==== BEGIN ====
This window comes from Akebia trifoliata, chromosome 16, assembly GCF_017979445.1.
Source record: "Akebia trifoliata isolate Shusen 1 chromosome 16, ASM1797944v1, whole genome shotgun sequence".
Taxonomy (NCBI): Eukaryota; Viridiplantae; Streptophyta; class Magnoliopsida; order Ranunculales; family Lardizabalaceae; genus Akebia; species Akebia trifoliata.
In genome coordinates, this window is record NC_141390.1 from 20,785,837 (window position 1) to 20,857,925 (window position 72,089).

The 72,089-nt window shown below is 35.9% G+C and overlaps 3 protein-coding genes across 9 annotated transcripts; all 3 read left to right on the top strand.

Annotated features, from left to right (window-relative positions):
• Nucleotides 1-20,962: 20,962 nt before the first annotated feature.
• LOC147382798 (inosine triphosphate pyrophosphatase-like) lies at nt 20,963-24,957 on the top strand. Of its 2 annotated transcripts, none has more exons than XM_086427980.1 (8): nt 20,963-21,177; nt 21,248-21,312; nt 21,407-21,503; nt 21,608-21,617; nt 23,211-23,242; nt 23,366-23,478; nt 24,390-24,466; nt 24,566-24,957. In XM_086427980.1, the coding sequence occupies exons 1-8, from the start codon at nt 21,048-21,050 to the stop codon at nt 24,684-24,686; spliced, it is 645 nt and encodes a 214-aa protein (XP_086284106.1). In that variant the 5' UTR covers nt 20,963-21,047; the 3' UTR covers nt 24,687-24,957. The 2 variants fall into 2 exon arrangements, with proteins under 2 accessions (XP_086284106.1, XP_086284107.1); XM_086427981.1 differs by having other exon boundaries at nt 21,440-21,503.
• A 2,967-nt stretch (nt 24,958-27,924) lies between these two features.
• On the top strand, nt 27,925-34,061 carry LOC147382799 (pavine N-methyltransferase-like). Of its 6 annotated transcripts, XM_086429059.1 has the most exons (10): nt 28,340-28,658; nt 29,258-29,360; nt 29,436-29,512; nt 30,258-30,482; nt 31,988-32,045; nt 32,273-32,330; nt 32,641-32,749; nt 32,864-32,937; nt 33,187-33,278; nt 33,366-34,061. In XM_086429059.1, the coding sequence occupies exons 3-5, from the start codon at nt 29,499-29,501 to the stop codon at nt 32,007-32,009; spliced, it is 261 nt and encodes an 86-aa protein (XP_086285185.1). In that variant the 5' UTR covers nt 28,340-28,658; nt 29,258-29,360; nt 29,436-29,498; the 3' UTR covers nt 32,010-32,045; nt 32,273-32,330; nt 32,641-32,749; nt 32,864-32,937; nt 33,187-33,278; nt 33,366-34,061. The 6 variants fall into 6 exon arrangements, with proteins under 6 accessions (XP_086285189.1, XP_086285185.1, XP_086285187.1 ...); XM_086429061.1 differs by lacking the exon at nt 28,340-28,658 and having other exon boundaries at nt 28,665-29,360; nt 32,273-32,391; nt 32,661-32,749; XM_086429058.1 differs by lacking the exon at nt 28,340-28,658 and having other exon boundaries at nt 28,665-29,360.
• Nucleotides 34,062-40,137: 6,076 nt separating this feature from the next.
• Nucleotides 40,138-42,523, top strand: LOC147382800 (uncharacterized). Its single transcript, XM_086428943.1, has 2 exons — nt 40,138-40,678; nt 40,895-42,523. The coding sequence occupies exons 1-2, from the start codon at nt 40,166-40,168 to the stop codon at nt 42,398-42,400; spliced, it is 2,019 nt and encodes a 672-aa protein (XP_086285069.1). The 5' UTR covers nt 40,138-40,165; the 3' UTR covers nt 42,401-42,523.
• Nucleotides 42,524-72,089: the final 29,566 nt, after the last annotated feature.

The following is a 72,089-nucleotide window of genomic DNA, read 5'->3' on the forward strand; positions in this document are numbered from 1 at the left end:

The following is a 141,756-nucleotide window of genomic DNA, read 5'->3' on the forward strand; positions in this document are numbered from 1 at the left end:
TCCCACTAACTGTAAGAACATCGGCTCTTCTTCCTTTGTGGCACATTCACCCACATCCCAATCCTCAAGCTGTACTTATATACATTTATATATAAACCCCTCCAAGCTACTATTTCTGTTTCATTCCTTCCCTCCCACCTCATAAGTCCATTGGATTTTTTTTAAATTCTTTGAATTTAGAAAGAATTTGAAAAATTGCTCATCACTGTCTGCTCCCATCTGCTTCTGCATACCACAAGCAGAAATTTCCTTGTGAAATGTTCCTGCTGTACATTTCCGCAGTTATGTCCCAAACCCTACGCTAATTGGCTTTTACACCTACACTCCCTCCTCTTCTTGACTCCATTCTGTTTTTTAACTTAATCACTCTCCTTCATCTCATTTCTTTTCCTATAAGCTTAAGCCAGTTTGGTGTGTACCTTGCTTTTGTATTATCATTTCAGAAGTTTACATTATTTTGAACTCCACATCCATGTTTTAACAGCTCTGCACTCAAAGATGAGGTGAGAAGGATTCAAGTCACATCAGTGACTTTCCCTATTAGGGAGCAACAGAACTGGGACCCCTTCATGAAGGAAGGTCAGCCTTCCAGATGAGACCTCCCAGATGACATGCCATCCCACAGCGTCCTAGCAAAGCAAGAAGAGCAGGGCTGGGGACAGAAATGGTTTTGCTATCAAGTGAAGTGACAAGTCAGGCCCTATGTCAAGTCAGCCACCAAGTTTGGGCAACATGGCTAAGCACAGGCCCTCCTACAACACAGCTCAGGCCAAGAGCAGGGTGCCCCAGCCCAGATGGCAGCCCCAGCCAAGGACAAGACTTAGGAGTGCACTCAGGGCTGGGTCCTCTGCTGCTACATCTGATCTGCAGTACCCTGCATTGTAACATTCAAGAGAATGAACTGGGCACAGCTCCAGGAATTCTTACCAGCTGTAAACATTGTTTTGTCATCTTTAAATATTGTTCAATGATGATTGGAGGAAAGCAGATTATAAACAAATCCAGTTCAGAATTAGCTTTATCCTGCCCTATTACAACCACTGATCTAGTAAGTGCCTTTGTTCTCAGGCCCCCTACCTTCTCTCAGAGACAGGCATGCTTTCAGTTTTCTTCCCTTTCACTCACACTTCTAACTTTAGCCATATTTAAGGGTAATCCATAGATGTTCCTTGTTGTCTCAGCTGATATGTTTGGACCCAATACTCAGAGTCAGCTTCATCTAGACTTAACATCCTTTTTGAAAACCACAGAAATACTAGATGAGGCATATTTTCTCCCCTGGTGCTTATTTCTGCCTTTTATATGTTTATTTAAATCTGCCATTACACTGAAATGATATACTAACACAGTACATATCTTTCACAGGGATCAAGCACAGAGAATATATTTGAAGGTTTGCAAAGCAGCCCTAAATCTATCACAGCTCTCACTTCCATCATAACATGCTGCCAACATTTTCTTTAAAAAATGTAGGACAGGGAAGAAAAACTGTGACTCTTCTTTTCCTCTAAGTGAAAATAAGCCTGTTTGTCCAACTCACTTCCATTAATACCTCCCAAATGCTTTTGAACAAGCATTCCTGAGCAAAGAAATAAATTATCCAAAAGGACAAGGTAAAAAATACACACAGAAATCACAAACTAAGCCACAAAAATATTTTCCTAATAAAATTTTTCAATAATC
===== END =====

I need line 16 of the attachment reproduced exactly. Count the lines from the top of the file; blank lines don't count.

TCCCACTAACTGTAAGAACATCGGCTCTTCTTCCTTTGTGGCACATTCACCCACATCCCAATCCTCAAGCTGTACTTATATACATTTATATATAAACCCCTCCAAGCTACTATTTCTGTTTCATTCCTTCCCTCCCACCTCATAAGTCCATTGGATTTTTTTTAAATTCTTTGAATTTAGAAAGAATTTGAAAAATTGCTCATCACTGTCTGCTCCCATCTGCTTCTGCATACCACAAGCAGAAATTTCCTTGTGAAATGTTCCTGCTGTACATTTCCGCAGTTATGTCCCAAACCCTACGCTAATTGGCTTTTACACCTACACTCCCTCCTCTTCTTGACTCCATTCTGTTTTTTAACTTAATCACTCTCCTTCATCTCATTTCTTTTCCTATAAGCTTAAGCCAGTTTGGTGTGTACCTTGCTTTTGTATTATCATTTCAGAAGTTTACATTATTTTGAACTCCACATCCATGTTTTAACAGCTCTGCACTCAAAGATGAGGTGAGAAGGATTCAAGTCACATCAGTGACTTTCCCTATTAGGGAGCAACAGAACTGGGACCCCTTCATGAAGGAAGGTCAGCCTTCCAGATGAGACCTCCCAGATGACATGCCATCCCACAGCGTCCTAGCAAAGCAAGAAGAGCAGGGCTGGGGACAGAAATGGTTTTGCTATCAAGTGAAGTGACAAGTCAGGCCCTATGTCAAGTCAGCCACCAAGTTTGGGCAACATGGCTAAGCACAGGCCCTCCTACAACACAGCTCAGGCCAAGAGCAGGGTGCCCCAGCCCAGATGGCAGCCCCAGCCAAGGACAAGACTTAGGAGTGCACTCAGGGCTGGGTCCTCTGCTGCTACATCTGATCTGCAGTACCCTGCATTGTAACATTCAAGAGAATGAACTGGGCACAGCTCCAGGAATTCTTACCAGCTGTAAACATTGTTTTGTCATCTTTAAATATTGTTCAATGATGATTGGAGGAAAGCAGATTATAAACAAATCCAGTTCAGAATTAGCTTTATCCTGCCCTATTACAACCACTGATCTAGTAAGTGCCTTTGTTCTCAGGCCCCCTACCTTCTCTCAGAGACAGGCATGCTTTCAGTTTTCTTCCCTTTCACTCACACTTCTAACTTTAGCCATATTTAAGGGTAATCCATAGATGTTCCTTGTTGTCTCAGCTGATATGTTTGGACCCAATACTCAGAGTCAGCTTCATCTAGACTTAACATCCTTTTTGAAAACCACAGAAATACTAGATGAGGCATATTTTCTCCCCTGGTGCTTATTTCTGCCTTTTATATGTTTATTTAAATCTGCCATTACACTGAAATGATATACTAACACAGTACATATCTTTCACAGGGATCAAGCACAGAGAATATATTTGAAGGTTTGCAAAGCAGCCCTAAATCTATCACAGCTCTCACTTCCATCATAACATGCTGCCAACATTTTCTTTAAAAAATGTAGGACAGGGAAGAAAAACTGTGACTCTTCTTTTCCTCTAAGTGAAAATAAGCCTGTTTGTCCAACTCACTTCCATTAATACCTCCCAAATGCTTTTGAACAAGCATTCCTGAGCAAAGAAATAAATTATCCAAAAGGACAAGGTAAAAAATACACACAGAAATCACAAACTAAGCCACAAAAATATTTTCCTAATAAAATTTTTCAATAATC